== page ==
by Erik Therme
Word count: 70,000
Mortom: population 986.
On the outskirts of town, 33-year-old Craig Moore is found drowned in the lake. A loner and town eccentric, few attend the funeral.
One week later Andy Crowl arrives in Mortom, still stunned by his cousin’s death and equally confused why everything was left to him. The two hadn’t spoken in years and shared little outside of fierce childhood competition.
But Craig hardly did him a favor. The estate amounts to little more than a drained bank account and a property overridden with junk. When Andy finds a dead rat under the refrigerator with a key in its mouth, he thinks it’s some sort of sick joke. Then he finds the letter left by Craig, written two days before his death … detailing the rules of “the game.”
Erik, how did you come up with the title for your book? Does it have any special meaning?
At the library, I came across a book with MORTEM written on the spine. Upon closer inspection, I realized the library sticker was covering the word POST, and the title was actually POST-MORTEM. I changed the E to an O, and the fictional town of Mortom was born.
Who was your favorite character and why?
I loved writing Aunt Mary. She had no qualms about speaking her mind — especially when it came to protagonist Andy Crowl. It was always a treat to write their dialogue and scenes.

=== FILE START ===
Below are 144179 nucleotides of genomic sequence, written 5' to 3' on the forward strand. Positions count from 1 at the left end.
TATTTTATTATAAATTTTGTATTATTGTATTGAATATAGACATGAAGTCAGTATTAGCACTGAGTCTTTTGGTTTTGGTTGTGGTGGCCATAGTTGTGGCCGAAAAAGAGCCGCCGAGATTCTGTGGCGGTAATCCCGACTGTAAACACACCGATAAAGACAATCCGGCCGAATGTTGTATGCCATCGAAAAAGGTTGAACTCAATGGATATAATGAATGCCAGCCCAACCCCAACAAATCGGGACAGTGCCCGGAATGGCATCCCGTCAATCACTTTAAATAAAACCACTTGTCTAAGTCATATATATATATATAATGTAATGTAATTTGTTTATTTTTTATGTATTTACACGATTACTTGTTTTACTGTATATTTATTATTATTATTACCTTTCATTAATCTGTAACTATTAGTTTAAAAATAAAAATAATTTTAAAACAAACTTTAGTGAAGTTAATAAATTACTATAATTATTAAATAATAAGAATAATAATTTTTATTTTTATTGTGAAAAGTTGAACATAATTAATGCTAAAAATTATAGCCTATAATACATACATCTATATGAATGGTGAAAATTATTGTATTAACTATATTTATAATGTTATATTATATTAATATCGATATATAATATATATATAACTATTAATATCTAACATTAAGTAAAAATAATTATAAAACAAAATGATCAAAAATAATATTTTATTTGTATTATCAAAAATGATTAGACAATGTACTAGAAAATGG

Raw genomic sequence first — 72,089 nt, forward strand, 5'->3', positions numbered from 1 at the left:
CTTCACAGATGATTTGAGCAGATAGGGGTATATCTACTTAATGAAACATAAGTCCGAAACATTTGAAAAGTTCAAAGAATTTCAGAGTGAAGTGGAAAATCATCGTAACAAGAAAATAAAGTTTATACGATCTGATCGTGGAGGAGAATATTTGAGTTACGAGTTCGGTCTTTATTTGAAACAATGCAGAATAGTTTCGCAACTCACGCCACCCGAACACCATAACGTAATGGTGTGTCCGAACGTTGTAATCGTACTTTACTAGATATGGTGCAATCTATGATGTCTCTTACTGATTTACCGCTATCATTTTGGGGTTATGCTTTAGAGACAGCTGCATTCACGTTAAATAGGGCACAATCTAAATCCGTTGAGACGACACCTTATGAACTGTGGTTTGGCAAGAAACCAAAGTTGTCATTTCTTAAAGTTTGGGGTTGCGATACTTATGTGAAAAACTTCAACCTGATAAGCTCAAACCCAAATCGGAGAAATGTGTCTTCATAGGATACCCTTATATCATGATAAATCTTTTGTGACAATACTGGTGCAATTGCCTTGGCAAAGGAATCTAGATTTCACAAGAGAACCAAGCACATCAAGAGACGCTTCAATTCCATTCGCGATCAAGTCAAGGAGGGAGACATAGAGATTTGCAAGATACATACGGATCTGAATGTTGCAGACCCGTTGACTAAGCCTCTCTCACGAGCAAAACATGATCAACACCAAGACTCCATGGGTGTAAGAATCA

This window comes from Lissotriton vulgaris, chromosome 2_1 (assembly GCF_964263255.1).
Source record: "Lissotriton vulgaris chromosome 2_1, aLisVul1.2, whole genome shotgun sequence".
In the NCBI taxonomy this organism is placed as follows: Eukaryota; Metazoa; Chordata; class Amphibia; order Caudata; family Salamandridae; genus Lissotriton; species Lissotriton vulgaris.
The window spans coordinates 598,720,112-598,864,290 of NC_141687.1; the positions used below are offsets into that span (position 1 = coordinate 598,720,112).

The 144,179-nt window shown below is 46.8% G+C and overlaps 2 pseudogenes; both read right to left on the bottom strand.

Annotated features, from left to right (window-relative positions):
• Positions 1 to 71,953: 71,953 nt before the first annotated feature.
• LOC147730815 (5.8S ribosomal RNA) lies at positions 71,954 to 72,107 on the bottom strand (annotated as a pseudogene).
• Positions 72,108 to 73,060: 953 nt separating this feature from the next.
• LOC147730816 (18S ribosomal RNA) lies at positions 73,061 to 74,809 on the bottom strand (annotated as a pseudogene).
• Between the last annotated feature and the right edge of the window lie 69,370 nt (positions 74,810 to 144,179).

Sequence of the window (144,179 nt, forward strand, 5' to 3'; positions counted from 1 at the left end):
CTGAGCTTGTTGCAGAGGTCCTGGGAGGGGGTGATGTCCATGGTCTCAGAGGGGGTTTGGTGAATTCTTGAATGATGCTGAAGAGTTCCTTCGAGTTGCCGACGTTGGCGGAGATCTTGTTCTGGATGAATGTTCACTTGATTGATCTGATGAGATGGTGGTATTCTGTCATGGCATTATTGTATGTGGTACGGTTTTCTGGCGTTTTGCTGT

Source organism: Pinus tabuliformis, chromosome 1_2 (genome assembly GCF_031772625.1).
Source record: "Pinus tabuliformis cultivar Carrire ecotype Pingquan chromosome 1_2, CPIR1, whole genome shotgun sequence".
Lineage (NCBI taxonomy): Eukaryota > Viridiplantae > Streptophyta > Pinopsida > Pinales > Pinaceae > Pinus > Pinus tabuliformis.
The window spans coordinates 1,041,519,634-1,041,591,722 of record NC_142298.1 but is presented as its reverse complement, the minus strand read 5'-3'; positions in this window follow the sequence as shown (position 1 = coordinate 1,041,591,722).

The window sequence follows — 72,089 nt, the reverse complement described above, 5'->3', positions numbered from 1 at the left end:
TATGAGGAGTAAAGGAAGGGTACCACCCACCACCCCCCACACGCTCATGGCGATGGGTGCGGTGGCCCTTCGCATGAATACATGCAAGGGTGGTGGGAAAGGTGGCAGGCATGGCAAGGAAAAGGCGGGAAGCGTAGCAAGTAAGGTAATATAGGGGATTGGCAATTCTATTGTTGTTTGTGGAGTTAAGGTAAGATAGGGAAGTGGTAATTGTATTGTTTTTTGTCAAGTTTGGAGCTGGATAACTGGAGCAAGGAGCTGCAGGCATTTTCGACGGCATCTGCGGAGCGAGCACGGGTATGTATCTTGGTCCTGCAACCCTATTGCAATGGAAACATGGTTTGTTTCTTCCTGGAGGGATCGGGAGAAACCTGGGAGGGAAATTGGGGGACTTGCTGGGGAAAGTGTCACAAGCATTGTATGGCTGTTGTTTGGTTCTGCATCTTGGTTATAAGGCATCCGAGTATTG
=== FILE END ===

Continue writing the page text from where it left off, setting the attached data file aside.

Does your book have any underlying theme, message, or moral?
Mortom revolves around family secrets and bad blood. If there’s a moral to be had, it’s that some secrets are better off buried.
What would/could a reader or reviewer say about this book that shows they “get” you as an author?
I’m always overjoyed when readers tell me they loved the antagonism between (siblings) Andy and Kate. Some people disliked their relationship, but — to me — the micro conflict was essential to the story and the final conclusion.
Give us an excerpted quote from your favorite review of this book:
“Mortom is one of those books you pick up and immediately can’t put down. I found myself trying to sneak reading in during work.”
Where can people learn more about your writing?